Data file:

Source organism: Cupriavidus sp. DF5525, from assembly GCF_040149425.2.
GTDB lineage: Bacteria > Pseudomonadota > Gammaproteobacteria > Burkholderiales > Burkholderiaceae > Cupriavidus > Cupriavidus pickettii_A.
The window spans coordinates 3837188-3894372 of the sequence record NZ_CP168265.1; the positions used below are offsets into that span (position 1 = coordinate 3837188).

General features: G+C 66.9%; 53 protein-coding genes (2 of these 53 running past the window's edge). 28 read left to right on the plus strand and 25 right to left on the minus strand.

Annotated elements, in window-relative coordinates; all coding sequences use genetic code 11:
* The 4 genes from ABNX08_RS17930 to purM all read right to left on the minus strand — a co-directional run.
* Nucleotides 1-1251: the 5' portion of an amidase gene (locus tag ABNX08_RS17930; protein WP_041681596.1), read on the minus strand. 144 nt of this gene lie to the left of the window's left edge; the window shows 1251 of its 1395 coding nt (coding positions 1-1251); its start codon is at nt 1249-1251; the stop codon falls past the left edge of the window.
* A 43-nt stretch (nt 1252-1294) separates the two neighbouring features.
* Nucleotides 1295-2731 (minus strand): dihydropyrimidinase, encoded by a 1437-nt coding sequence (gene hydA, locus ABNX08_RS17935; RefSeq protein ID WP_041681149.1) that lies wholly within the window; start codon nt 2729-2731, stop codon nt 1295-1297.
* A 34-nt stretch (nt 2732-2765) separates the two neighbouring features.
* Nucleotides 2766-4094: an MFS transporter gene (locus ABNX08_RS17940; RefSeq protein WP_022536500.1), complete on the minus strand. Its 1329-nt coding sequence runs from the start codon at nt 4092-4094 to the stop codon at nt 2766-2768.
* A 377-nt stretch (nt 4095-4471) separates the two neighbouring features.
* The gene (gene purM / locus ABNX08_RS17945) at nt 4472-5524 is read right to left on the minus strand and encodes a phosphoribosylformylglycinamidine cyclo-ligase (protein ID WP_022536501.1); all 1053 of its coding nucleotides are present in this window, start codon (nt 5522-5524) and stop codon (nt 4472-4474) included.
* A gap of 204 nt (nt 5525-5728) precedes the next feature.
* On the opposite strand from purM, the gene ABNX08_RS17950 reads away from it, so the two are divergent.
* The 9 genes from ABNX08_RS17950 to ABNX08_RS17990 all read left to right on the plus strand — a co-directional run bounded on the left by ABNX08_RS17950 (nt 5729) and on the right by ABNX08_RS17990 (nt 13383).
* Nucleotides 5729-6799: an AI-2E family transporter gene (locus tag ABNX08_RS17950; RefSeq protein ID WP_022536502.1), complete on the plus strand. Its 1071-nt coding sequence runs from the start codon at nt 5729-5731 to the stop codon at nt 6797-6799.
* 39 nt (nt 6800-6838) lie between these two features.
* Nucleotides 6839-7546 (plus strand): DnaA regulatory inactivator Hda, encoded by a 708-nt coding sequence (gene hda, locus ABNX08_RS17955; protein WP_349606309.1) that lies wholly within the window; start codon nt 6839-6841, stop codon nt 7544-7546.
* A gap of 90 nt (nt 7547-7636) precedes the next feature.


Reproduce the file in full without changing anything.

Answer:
Source organism: Cupriavidus sp. DF5525, from assembly GCF_040149425.2.
GTDB lineage: Bacteria > Pseudomonadota > Gammaproteobacteria > Burkholderiales > Burkholderiaceae > Cupriavidus > Cupriavidus pickettii_A.
The window spans coordinates 3837188-3894372 of the sequence record NZ_CP168265.1; the positions used below are offsets into that span (position 1 = coordinate 3837188).

General features: G+C 66.9%; 53 protein-coding genes (2 of these 53 running past the window's edge). 28 read left to right on the plus strand and 25 right to left on the minus strand.

Annotated elements, in window-relative coordinates; all coding sequences use genetic code 11:
* The 4 genes from ABNX08_RS17930 to purM all read right to left on the minus strand — a co-directional run.
* Nucleotides 1-1251: the 5' portion of an amidase gene (locus tag ABNX08_RS17930; protein WP_041681596.1), read on the minus strand. 144 nt of this gene lie to the left of the window's left edge; the window shows 1251 of its 1395 coding nt (coding positions 1-1251); its start codon is at nt 1249-1251; the stop codon falls past the left edge of the window.
* A 43-nt stretch (nt 1252-1294) separates the two neighbouring features.
* Nucleotides 1295-2731 (minus strand): dihydropyrimidinase, encoded by a 1437-nt coding sequence (gene hydA, locus ABNX08_RS17935; RefSeq protein ID WP_041681149.1) that lies wholly within the window; start codon nt 2729-2731, stop codon nt 1295-1297.
* A 34-nt stretch (nt 2732-2765) separates the two neighbouring features.
* Nucleotides 2766-4094: an MFS transporter gene (locus ABNX08_RS17940; RefSeq protein WP_022536500.1), complete on the minus strand. Its 1329-nt coding sequence runs from the start codon at nt 4092-4094 to the stop codon at nt 2766-2768.
* A 377-nt stretch (nt 4095-4471) separates the two neighbouring features.
* The gene (gene purM / locus ABNX08_RS17945) at nt 4472-5524 is read right to left on the minus strand and encodes a phosphoribosylformylglycinamidine cyclo-ligase (protein ID WP_022536501.1); all 1053 of its coding nucleotides are present in this window, start codon (nt 5522-5524) and stop codon (nt 4472-4474) included.
* A gap of 204 nt (nt 5525-5728) precedes the next feature.
* On the opposite strand from purM, the gene ABNX08_RS17950 reads away from it, so the two are divergent.
* The 9 genes from ABNX08_RS17950 to ABNX08_RS17990 all read left to right on the plus strand — a co-directional run bounded on the left by ABNX08_RS17950 (nt 5729) and on the right by ABNX08_RS17990 (nt 13383).
* Nucleotides 5729-6799: an AI-2E family transporter gene (locus tag ABNX08_RS17950; RefSeq protein ID WP_022536502.1), complete on the plus strand. Its 1071-nt coding sequence runs from the start codon at nt 5729-5731 to the stop codon at nt 6797-6799.
* 39 nt (nt 6800-6838) lie between these two features.
* Nucleotides 6839-7546 (plus strand): DnaA regulatory inactivator Hda, encoded by a 708-nt coding sequence (gene hda, locus ABNX08_RS17955; protein WP_349606309.1) that lies wholly within the window; start codon nt 6839-6841, stop codon nt 7544-7546.
* A gap of 90 nt (nt 7547-7636) precedes the next feature.